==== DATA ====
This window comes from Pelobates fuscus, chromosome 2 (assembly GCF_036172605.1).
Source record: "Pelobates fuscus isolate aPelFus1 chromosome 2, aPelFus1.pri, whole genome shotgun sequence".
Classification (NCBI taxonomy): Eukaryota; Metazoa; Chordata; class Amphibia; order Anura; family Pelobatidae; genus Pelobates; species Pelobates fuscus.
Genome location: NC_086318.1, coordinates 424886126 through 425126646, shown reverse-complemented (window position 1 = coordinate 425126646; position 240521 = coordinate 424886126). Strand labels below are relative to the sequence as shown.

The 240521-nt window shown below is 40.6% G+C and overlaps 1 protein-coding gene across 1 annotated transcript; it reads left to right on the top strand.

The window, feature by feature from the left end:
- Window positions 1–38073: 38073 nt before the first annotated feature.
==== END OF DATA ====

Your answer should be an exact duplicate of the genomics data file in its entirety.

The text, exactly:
This window comes from Pelobates fuscus, chromosome 2 (assembly GCF_036172605.1).
Source record: "Pelobates fuscus isolate aPelFus1 chromosome 2, aPelFus1.pri, whole genome shotgun sequence".
Classification (NCBI taxonomy): Eukaryota; Metazoa; Chordata; class Amphibia; order Anura; family Pelobatidae; genus Pelobates; species Pelobates fuscus.
Genome location: NC_086318.1, coordinates 424886126 through 425126646, shown reverse-complemented (window position 1 = coordinate 425126646; position 240521 = coordinate 424886126). Strand labels below are relative to the sequence as shown.

The 240521-nt window shown below is 40.6% G+C and overlaps 1 protein-coding gene across 1 annotated transcript; it reads left to right on the top strand.

The window, feature by feature from the left end:
- Window positions 1–38073: 38073 nt before the first annotated feature.